Greater Boston Suburbs

Boston Area Suburb & Visitor Guide

Boston Weather

I used to think that Boston weather was notorious, until I visited enough places to know that Boston is not the only place where the weather is unpredictable.  True that Southern California, Spain and Aruba all have consistently nice weather, the majority of the country has crazy weather and Boston is no exception.

As bad and unpredictable as weather can be in Boston we very rarely have dangerous weather.  We have almost no tornadoes, earthquakes or dangerous floods.  We do have hurricanes, but almost all houses and buildings can withstand them.  It is common for trees to fall during hurricanes and this usually results in damage to buildings as well as power lines.  But it is almost unheard of for anyone to be physically hurt by these events.  The biggest inconvenience is usually power outages.  We occasionally have big snow storms, which are annoying and can occasionally trap an elderly person or bury someone in the snow, but the numbers affected are usually very small and the biggest problem ends up being caught in traffic.  Yes, we have floods but our rivers do not carry neighborhoods away.  Our earthquakes are fun for scientists but almost meaningless to everyone else.

Many may disagree with me, but my opinion is that Boston has great weather.  We have four complete seasons, some of which draw tourists from around the world, and enough variety to suit almost every taste (as well as to annoy almost everyone at one point or another).  

Winter - Our winters begin around November and can last in bits into April.  Generally the most snow comes in January and February, and the temperature can vary so much that you might just catch a 75 degree day in early November or mid April.   We often have 3-4 months of snow on the ground, though it is occasionally washed away by a rain storm or unusually warm days.  We used to always have white Christmas's but recently have only had them about 1/2 the time.  Winter weather gets cold and windy, with temperatures occasionally dropping below zero but mostly staying in the 20s and 30s, tempered by the ocean waters nearby.  People go north to ski in the winter time, though our mountains are nothing special compared with the Rockies.

Spring - Spring in Boston is really just a gradual warmup and clean up from the winter.  The snows melt, the rains come, the dirty melting snow turns muddy and the leaves start to come back on the trees.  The warming of temperatures are so gradual that you can have 80 degree days in March and 40 degree days in May.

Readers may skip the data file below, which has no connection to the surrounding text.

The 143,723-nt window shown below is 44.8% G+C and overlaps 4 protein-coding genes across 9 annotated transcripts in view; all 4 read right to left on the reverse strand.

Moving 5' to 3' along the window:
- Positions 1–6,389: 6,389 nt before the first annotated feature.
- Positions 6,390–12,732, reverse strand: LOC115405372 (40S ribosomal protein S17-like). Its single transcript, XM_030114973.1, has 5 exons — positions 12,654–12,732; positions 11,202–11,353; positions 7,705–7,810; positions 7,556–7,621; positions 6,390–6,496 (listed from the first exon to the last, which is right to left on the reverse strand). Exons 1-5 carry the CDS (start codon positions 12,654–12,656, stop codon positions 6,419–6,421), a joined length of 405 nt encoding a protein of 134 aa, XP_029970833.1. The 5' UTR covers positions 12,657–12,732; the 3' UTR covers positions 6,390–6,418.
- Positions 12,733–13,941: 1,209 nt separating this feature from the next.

Summer - At some point spring suddenly ends and it is summer.  By far the biggest tourist season is the summer.  Boston and New England receive visitors for several reasons:  

1) Our summers are warm, but not as consistently oppressive as the south or as brutally hot as the west.  It almost never hits 100 degrees and the humidity comes and goes.  Summer temps range from the mid 70s to about 90.  It can rain for a week or be sunny for a week, but the temperature is usually conducive to outdoor activity.  When it does get particularly warm, we call it HAZY, HOT AND HUMID.  This type of weather which plagues the south all summer long, comes and goes only a few times a summer, at the most.

2) We have alot to do.  Whether touring the city, the suburbs, visiting the mountains or hitting the Cape or Islands, there is always something to do in summer.  Many of Boston's sites can be seen all year long but the summer months are so much easier on the body and require less juggling of clothing.

3) We are a starting point for other New England vacation spots.  The massive state of Maine is a summer vacation paradise for millions and sits less than 90 minutes away.  Campers, boaters and hikers all go up to Maine where the air is fresh, the pine is ever present, the nights are cool and the lakes are beautiful.  Bar Harbor and so many other Maine destinations are visited by millions each summer.  Maine also has a large number of summer camps and family retreats.  Others go to the mountains and again, many go to the Cape and Islands.  

Fall - Fall means one thing to tourists in Boston and New England and that is foliage.  New England foliage season is known throughout the world.  Our combination of deciduous trees, rolling hills and mountains and perfect weather patterns, translate into a patchwork of color come October that is second to none.  Some call it 'leaf peeping season' and it really is a beautiful time.  It is also a time when the heat breaks, the summer crowds thin, and New England feels quintessentially like it should.  

No matter when you visit Boston you will find weather that is manageable.  It can sometimes be brutally hot and sometime be brutally cold, but it is rarely a condition that the right clothing wont prepare you for.  I can remember spending time in the California desert in summer and realizing that you really have to know what you are doing or you could end up burnt, dehydrated or dead.  I have spent time in Minneapolis in the winter, where you literally HAD to be in from the cold after a certain time or frostbite and hypothermia would be imminent.  None of these extremes are common in Boston.  If it rains you bring an umbrella, not a boat.  If its cold you wear a jacket, not a space suit.  If its hot, you drink extra water and put on sunblock. 

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